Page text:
Every moment and every event of every person’s life
on earth plants something in their soul.
For just as the wind carries thousands of winged seeds,
so each moment brings with it the germs of spiritual vitality
that come to rest imperceptibly in the minds and wills of men.
Most of these unnumbered seeds perish and are lost,
because men are not prepared to receive them:
for such seeds as these cannot spring up anywhere
except in the good soil of freedom, spontaneity and love…
We must learn to realize that the love of God seeks us
in every situation, and seeks our good.
His inscrutable love seeks our awakening.
Thomas Merton, “Seeds of Contemplation”
“Why is there a gap here?” I ask. The neat row of corn stops abruptly before starting again two or three feet later.
“I planted a packet of zucchini seeds there,” the farmer explains, “but I guess they never came up.”
It’s a small loss, one packet of seeds. Only a few plants would have grown here anyway, and he tells me that he’s had serious trouble with squash beetles the last few years so the plants may not have thrived anyway. There are some cucumbers growing further down the row, but this spot is empty except for weeds.
I continue weeding, clearing the ground of lamb’s quarter and purslane. It’s strange to think of those lost little zucchini seeds, somewhere under the soil, lying dormant. I think about the seeds planted by the sower in Jesus’ parable that never grow. I wonder if one of the fates may have befallen these seeds: perhaps they fell on rocky soil, perhaps they were choked out by weeds or eaten by birds or scorched by the hot sun.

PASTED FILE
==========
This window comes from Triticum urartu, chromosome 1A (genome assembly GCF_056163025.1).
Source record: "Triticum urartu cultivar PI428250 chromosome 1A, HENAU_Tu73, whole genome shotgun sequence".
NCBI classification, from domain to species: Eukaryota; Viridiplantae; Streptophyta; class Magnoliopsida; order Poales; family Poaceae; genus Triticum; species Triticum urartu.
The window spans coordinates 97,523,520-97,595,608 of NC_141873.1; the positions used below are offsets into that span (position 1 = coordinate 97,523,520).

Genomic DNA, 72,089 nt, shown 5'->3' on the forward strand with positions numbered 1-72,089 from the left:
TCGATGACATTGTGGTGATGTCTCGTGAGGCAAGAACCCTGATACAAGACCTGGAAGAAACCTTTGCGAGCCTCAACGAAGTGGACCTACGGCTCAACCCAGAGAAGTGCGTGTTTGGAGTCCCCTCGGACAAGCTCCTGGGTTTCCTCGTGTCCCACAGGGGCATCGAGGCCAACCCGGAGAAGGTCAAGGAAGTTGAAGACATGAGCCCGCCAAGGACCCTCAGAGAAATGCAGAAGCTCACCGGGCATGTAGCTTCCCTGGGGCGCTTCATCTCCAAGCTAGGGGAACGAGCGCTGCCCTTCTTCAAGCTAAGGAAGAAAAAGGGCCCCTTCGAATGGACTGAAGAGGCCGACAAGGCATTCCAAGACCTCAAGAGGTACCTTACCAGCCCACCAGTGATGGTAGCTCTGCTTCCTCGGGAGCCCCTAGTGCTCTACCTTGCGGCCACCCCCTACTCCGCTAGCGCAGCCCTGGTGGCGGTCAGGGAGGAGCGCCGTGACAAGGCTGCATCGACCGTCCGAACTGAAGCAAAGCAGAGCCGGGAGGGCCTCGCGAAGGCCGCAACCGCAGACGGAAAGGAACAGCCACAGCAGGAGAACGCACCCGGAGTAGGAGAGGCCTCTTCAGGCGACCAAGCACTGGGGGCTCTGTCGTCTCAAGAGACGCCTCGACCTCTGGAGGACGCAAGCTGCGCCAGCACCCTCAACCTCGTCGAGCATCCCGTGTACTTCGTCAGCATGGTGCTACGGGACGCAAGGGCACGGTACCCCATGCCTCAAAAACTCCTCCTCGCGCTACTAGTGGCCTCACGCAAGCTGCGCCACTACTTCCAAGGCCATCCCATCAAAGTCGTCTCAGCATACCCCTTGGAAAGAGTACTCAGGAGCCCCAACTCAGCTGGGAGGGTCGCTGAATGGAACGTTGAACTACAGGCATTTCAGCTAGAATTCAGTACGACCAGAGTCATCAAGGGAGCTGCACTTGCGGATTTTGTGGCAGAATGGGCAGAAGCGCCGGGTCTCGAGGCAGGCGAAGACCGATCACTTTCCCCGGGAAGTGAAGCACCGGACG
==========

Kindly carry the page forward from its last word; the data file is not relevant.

Perhaps they were just not ready to grow, to be received by the soil.
Later, we take some of the tiny cucumber shoots – the struggling ones that got crowded out by their healthier neighbors – and move them to the newly cleared gap in the row of corn. Because the zucchini seeds never grew, these little cucumber plants will have room to wiggle their cramped roots deeper into the open soil. Because the zucchini seeds died, these seeds will live and bear fruit.
After all, sometimes, tragedy is not as it seems. Sometimes it is only making room for something small and struggling to thrive.
What spiritual lessons have you learned in your garden? What do you take away from the parable of the sower (Matthew 13)? Have you planted seeds in your life that never grew? Did their death somehow make room for new life?